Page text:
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FW: Monetary and Fiscal Strategies in the World Economy_1

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FW: Monetary and Fiscal Strategies in the World Economy_1

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  1. 22 Fiscal Policy Table 1.3 Fiscal Policy A Demand Shock Unemployment 0 Inflation 0 −2 Shock in A 2 Shock in B −2 Unemployment 2 Inflation Change in Govt Purchases 2 Unemployment 0 Inflation 0 Table 1.4 Fiscal Policy A Supply Shock Unemployment 0 Inflation 0 Shock in A 2 Shock in B 2 Unemployment 2 Inflation 2 Change in Govt Purchases 2 Unemployment 0 Inflation 4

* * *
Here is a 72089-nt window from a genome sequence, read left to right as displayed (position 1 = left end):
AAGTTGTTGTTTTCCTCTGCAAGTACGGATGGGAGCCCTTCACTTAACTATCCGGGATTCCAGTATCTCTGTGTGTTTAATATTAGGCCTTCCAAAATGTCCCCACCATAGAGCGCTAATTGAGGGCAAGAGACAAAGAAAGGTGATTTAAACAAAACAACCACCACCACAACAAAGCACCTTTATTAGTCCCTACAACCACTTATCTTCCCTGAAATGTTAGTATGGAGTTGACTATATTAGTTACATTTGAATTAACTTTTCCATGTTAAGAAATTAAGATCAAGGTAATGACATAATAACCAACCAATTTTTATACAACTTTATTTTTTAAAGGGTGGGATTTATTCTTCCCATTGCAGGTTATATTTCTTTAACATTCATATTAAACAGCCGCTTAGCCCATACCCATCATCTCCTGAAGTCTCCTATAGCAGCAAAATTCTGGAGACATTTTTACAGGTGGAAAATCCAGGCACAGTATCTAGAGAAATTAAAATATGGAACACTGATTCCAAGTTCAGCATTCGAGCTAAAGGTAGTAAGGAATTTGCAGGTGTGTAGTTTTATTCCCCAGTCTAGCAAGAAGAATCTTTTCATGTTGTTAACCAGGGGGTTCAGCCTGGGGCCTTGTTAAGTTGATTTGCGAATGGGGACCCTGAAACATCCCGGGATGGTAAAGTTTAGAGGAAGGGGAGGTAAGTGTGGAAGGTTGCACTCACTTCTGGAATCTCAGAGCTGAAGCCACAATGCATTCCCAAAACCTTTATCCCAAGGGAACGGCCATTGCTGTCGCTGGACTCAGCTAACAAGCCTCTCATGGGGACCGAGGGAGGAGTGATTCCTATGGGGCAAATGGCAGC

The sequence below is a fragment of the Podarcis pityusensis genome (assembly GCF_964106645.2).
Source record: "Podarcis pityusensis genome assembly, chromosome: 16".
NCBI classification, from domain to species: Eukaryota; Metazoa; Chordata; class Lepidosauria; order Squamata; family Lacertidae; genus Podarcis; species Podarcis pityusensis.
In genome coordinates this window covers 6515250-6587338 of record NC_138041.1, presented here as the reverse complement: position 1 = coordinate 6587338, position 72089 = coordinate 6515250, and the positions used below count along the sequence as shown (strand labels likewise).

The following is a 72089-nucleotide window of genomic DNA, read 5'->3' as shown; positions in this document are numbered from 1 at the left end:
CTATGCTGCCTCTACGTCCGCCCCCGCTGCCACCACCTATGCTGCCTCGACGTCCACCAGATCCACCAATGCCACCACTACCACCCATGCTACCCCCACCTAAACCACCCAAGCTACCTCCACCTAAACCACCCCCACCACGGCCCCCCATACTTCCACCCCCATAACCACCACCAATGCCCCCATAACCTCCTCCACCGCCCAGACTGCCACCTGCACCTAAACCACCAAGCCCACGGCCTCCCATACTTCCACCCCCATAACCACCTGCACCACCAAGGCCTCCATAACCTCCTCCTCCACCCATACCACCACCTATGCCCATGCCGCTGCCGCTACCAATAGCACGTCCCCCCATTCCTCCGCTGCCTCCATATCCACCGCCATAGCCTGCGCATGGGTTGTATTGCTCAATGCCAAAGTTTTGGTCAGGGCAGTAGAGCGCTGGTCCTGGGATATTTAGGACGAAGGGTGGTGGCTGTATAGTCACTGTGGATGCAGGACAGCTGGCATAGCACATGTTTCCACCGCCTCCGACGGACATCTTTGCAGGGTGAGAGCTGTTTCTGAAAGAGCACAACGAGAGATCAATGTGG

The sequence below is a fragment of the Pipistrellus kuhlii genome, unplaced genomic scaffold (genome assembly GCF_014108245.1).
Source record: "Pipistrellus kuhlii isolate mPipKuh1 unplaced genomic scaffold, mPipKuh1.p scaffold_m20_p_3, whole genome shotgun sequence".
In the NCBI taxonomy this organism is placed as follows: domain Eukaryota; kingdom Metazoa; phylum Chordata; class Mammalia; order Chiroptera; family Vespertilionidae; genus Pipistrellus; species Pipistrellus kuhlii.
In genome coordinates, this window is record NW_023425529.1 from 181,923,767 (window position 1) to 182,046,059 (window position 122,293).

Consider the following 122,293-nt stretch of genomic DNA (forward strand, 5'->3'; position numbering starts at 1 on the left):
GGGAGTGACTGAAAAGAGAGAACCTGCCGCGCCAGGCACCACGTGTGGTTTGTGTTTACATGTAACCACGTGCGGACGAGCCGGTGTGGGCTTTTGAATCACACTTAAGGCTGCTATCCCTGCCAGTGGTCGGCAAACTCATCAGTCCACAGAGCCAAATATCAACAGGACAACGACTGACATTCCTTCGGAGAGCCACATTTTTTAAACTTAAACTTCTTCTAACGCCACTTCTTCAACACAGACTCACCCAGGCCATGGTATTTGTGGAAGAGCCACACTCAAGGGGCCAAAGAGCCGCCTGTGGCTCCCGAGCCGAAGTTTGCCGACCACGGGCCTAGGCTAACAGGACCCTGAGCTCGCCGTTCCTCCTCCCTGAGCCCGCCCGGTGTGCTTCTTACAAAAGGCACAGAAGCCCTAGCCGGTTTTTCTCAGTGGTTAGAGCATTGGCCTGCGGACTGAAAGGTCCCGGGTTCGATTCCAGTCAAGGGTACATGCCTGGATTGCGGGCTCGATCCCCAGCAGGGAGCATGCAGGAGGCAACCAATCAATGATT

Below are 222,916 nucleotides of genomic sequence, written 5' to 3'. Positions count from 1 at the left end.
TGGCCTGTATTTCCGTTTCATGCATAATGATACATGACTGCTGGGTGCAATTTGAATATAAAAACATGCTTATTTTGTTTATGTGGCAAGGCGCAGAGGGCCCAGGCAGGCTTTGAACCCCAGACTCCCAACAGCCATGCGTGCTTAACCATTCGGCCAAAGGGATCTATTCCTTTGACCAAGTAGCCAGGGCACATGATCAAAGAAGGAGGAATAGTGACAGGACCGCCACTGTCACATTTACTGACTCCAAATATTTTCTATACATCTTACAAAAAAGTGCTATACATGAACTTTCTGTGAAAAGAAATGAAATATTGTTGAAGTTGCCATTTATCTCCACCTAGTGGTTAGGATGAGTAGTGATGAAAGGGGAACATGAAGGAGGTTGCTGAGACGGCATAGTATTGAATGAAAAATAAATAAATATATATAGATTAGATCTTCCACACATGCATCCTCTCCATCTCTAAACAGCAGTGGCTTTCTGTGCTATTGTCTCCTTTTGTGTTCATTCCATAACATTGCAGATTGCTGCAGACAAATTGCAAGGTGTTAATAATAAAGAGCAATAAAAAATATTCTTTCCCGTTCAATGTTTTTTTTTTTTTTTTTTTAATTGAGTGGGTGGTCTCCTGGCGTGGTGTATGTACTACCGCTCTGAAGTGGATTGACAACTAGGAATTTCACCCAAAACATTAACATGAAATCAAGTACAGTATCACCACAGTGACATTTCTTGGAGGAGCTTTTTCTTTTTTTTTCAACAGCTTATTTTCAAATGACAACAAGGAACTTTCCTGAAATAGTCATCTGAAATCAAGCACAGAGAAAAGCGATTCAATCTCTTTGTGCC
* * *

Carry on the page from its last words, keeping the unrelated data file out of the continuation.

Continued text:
2. 23 Chapter 3 Monetary and Fiscal Interaction An increase in money supply lowers unemployment. On the other hand, it raises inflation. Correspondingly, an increase in government purchases lowers unemployment. On the other hand, it raises inflation. The target of the central bank is zero inflation. By contrast, the target of the government is zero unemployment. The model of unemployment and inflation can be represented by a system of two equations: u = A − αM − β G (1) π = B + αεM + βεG (2) Of course this is a reduced form. Here u denotes the rate of unemployment, π is the rate of inflation, M is money supply, G is government purchases, α is the monetary policy multiplier with respect to unemployment, αε is the monetary policy multiplier with respect to inflation, β is the fiscal policy multiplier with respect to unemployment, βε is the fiscal policy multiplier with respect to inflation, A is some other factors bearing on the rate of unemployment, and B is some other factors bearing on the rate of inflation. The endogenous variables are the rate of unemployment and the rate of inflation. According to equation (1), the rate of unemployment is a positive function of A, a negative function of money supply, and a negative function of government purchases. According to equation (2), the rate of inflation is a positive function of B, a positive function of money supply, and a positive function of government purchases. A unit increase in A raises the rate of unemployment by 1 percentage point. A unit increase in B raises the rate of inflation by 1 percentage point. A unit increase in money supply lowers the rate of unemployment by α percentage points. On the other hand, it raises the rate of inflation by αε percentage points. A unit increase in government purchases lowers the rate of unemployment by β M. Carlberg, Monetary and Fiscal Strategies in the World Economy, 23 DOI 10.1007/978-3-642-10476-3_4, © Springer-Verlag Berlin Heidelberg 2010